ACCOMMODATING Students with Disabilities, PROVIDING ACCESSIBILITY
In typical years, 10-12% of Skidmore students provide documentation related to a physical, psychological, or learning disability that qualifies them for academic accommodation. The Americans with Disabilities Act requires us to provide students with disabilities both meaningful access to all college programs and activities and any individualized accommodation they need to realize an equal opportunity to succeed.
Faculty have a responsibility to inform students with disabilities about the process of accessing accommodations. The Curriculum Committee asks that faculty include a statement on each syllabus that encourages students to consult with Student Academic Services if they have a disability. Such a statement will establish a line of communication with your students and indicate to them that you are open to discussing their disability and need for accommodation. An example of such a statement follows:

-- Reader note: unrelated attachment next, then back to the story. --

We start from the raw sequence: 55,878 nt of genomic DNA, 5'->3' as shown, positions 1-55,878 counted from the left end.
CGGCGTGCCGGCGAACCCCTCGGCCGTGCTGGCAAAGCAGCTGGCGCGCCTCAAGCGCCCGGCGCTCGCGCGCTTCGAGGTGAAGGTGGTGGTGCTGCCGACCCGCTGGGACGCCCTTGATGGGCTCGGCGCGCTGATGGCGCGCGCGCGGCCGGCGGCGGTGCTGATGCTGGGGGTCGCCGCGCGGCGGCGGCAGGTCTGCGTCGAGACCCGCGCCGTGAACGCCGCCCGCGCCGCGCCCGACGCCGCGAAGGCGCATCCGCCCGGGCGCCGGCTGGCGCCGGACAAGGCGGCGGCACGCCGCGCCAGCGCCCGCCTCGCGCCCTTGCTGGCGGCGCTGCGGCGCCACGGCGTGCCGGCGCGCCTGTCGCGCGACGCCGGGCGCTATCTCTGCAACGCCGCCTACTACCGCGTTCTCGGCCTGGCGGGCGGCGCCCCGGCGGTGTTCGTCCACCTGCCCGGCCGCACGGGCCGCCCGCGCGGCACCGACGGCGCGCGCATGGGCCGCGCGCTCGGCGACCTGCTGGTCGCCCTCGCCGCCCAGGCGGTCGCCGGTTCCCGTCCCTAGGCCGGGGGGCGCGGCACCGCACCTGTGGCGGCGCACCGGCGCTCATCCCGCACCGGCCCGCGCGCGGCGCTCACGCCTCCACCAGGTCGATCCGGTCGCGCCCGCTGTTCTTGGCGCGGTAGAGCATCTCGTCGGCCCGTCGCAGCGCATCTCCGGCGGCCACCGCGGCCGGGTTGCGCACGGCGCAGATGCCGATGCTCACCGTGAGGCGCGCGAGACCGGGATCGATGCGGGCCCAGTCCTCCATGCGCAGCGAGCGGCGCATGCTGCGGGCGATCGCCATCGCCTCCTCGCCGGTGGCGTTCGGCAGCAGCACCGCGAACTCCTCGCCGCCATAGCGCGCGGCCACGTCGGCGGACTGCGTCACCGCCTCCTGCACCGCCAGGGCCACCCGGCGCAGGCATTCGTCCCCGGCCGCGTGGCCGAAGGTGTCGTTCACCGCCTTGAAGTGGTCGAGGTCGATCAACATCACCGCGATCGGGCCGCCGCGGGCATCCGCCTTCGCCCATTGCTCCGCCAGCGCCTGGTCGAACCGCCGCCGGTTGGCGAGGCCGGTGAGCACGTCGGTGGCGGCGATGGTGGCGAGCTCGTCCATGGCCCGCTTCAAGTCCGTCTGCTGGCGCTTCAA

"If you are a student with a disability and believe you will need academic accommodation, you must formally request accommodation from Meg Hegener, Coordinator of Student Access Services. You will also need to provide documentation which verifies the existence of a disability and supports your request. For further information, please call 580-8150 or stop by the office of Student Academic Services in Starbuck Center."
Conscientious Religious Observance Policy
If religious observances cause absence from class, campus employment, athletic practice, and/or game days or necessitates accommodations, students should notify their faculty, coaches, or supervisors prior to the date(s) of their absence. New York State policy and Skidmore College policy mandates that students be allowed to make up academic work and/or campus employment requirements without penalty. These accommodations should not reduce the overall expectations of a course nor unduly burden the student requesting accommodation. Faculty must permit students to take a makeup examination without any penalty if they have to miss an examination due to religious observances. Similarly, faculty must permit students to submit missed assignments by an agreed upon due date, without penalty.